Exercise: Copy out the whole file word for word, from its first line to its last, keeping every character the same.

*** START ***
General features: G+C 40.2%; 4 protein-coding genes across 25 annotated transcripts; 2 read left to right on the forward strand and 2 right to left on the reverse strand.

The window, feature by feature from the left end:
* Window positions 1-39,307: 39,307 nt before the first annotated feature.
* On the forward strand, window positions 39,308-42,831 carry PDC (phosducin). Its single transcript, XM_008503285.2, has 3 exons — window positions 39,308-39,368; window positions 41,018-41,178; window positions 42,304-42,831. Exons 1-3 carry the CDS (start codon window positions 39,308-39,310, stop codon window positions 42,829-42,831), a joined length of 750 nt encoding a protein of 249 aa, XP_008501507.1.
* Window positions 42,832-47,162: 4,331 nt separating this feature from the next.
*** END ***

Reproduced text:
General features: G+C 40.2%; 4 protein-coding genes across 25 annotated transcripts; 2 read left to right on the forward strand and 2 right to left on the reverse strand.

The window, feature by feature from the left end:
* Window positions 1-39,307: 39,307 nt before the first annotated feature.
* On the forward strand, window positions 39,308-42,831 carry PDC (phosducin). Its single transcript, XM_008503285.2, has 3 exons — window positions 39,308-39,368; window positions 41,018-41,178; window positions 42,304-42,831. Exons 1-3 carry the CDS (start codon window positions 39,308-39,310, stop codon window positions 42,829-42,831), a joined length of 750 nt encoding a protein of 249 aa, XP_008501507.1.
* Window positions 42,832-47,162: 4,331 nt separating this feature from the next.